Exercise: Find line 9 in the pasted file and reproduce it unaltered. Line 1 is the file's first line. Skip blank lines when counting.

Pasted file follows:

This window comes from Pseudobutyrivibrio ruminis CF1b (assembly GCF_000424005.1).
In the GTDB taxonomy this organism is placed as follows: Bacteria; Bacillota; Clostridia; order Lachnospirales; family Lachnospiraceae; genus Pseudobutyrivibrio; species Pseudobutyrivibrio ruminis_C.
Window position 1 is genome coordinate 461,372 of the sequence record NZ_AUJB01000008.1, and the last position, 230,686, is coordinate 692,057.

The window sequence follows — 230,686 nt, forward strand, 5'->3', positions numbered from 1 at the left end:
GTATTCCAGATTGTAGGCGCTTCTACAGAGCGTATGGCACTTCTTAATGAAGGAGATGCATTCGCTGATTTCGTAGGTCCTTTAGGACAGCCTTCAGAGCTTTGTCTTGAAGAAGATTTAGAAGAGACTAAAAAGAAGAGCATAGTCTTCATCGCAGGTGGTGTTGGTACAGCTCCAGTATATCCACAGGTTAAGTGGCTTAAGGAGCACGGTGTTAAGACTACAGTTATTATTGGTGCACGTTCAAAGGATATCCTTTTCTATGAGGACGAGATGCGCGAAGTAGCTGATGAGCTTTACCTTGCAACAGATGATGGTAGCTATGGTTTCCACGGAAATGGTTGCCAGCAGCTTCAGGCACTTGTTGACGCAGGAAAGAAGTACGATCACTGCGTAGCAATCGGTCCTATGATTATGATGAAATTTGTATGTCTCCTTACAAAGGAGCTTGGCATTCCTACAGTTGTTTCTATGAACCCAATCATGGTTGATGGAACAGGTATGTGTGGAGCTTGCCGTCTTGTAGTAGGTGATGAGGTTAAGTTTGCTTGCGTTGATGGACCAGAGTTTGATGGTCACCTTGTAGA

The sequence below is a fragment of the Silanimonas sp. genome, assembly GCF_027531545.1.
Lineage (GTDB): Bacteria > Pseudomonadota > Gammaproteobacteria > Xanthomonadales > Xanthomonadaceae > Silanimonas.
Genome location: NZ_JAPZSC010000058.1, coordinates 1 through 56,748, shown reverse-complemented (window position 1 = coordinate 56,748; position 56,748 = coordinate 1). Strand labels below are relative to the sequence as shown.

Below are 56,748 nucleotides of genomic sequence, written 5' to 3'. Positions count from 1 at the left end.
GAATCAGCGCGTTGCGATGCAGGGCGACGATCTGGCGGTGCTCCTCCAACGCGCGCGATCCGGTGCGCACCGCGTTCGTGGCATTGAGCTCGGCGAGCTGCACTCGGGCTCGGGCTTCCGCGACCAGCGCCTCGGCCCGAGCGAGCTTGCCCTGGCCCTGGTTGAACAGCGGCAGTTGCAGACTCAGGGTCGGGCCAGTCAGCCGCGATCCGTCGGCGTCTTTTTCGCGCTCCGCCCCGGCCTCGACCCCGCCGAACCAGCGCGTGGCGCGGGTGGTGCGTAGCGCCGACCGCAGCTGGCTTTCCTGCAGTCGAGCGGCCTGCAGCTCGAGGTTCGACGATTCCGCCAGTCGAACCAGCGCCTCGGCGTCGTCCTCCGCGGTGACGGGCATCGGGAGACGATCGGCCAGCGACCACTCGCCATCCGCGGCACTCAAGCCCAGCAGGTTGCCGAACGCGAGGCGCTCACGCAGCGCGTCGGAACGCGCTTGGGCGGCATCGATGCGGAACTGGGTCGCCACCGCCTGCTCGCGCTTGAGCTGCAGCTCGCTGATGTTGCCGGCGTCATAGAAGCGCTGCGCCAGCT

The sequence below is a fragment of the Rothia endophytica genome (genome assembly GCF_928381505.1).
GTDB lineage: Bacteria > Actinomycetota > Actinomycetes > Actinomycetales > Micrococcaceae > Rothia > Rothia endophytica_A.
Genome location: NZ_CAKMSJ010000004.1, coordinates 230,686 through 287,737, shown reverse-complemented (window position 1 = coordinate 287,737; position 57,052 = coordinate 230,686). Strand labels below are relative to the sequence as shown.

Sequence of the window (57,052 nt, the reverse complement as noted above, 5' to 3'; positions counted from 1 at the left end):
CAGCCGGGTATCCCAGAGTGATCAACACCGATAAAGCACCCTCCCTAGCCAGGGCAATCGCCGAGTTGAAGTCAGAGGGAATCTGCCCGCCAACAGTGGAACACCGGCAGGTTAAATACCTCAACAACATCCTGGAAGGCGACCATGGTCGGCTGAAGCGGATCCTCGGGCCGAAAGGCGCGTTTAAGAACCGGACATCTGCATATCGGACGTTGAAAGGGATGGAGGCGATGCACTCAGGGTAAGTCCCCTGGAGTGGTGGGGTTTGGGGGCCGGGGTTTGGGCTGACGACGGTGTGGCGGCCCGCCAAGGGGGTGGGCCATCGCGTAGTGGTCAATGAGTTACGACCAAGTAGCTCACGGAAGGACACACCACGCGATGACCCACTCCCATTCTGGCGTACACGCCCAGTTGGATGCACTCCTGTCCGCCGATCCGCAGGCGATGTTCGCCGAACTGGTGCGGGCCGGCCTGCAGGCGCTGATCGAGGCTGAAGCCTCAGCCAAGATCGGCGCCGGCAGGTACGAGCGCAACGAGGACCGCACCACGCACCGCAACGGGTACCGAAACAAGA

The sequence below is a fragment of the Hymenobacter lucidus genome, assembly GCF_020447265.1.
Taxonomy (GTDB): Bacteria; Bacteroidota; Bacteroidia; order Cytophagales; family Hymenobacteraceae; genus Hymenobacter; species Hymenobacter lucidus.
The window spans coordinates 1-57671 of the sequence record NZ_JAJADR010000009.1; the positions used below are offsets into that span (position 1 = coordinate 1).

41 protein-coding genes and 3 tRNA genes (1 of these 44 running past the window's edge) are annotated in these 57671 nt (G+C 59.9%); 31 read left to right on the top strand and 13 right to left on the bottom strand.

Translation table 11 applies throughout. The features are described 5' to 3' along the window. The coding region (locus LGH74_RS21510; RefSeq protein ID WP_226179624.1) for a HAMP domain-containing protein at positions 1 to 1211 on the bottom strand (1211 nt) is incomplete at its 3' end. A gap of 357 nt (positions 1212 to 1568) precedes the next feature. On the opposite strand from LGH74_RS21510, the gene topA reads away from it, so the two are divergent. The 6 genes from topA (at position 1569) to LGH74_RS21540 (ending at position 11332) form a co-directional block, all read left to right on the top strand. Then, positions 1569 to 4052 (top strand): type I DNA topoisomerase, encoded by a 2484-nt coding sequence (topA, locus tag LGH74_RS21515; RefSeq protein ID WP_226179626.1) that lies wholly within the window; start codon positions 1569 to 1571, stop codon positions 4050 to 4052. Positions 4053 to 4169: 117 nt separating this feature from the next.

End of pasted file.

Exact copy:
Below are 56,748 nucleotides of genomic sequence, written 5' to 3'. Positions count from 1 at the left end.